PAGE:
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Arc & Hue Paperback – September 1, 2009

4.2 out of 5 stars 5 customer reviews

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Editorial Reviews

Review

Tara Betts deftly crafted stanzas are infused with a relentless lyricism and a Chi-town girl's sensibility. This debut collection solidifies her status as a defiant and singular voice, joyous indication of a fresh new direction in poetry. --Patricia Smith, National Book Award Winner and author of Blood Dazzler

The poems in Tara Betts's debut collection, Arc and Hue, are a montage of identity politics, sexuality, music, and experiential knowledge. The joy of reading these poems is that it's the knowledge--yes, even more than the music-- that makes these poems sing. Irrespective of how familiar the scene may seem on the surface, whether the focus is a reverie on relationships--some familial, some romantic--or a projection of a subjunctive future, the acute attention to detail and keen point of view guides Betts' work to conclusions that surprise and illuminate. --A. Van Jordan, author of Quantum Lyrics

It's all here, all the nuances of body and voice, as bold and sensitive poetic attitude. How flow became form then flow again, the creative-growth-process of living writing line breath before line break, a risk in every room. Tara Betts makes silence plea then whips some crazy and some natural on the confessional. Often sassy, often black-a-demic, her non-discriminating eye is never without a fully focused art-sense of self, community and nation. So many of the poems in Arc and Hue aim for the spirit level of insight, our need-some-more-saturation souls. No bragging, no cussin folks out or refried allegorical posturing, Arc and Hue respects the currency of creativity and the unbought lives it honors. --Thomas Sayers Ellis, The Maverick Room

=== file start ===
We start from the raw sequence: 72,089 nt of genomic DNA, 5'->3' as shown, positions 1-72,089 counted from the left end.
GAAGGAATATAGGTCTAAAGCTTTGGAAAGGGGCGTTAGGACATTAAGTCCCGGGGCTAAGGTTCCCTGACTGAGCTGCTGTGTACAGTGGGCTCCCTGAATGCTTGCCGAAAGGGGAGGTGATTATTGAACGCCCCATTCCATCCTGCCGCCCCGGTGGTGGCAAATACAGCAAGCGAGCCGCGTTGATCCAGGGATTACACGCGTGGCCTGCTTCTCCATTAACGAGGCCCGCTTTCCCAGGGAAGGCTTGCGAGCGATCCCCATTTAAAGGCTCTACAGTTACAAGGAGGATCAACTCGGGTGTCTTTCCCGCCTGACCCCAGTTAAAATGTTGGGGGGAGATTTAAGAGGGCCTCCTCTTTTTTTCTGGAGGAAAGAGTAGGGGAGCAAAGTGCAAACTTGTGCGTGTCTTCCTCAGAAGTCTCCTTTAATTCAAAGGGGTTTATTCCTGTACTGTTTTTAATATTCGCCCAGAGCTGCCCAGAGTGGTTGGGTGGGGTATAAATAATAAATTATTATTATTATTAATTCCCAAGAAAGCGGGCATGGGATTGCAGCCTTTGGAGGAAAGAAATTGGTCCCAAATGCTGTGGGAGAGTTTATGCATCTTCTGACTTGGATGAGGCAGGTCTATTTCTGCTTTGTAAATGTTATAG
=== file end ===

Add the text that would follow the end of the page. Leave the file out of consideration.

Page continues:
About the Author

Tara Betts is a lecturer in creative writing at Rutgers University in New Brunswick, New Jersey. She is a Cave Canem fellow who has received her residencies from the Ragdale Foundation, Centrum, Caldera and an Illinois Art's Council Artist fellowship. Tara is also a poetry editor for November 3rd Club. Tara's work has appeared in Obsidian III, Callaloo, PMS, Columbia Poetry Review, Ninth Letter, HANGING LOOSE, and Drunken Boat. Her work is anthologized in several collections, including Gathering Ground (University of Michigan Press), Bum Rush the Page (Three Rivers Press), The Spoken Word Revolution (Sourcebooks), Power Lines (Tia Chucha Press), These Hands I Know (Sarabande), Hurricane Blues (Southeast Missouri University Press), and Letters to the World (Red Hen Press).
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Product Details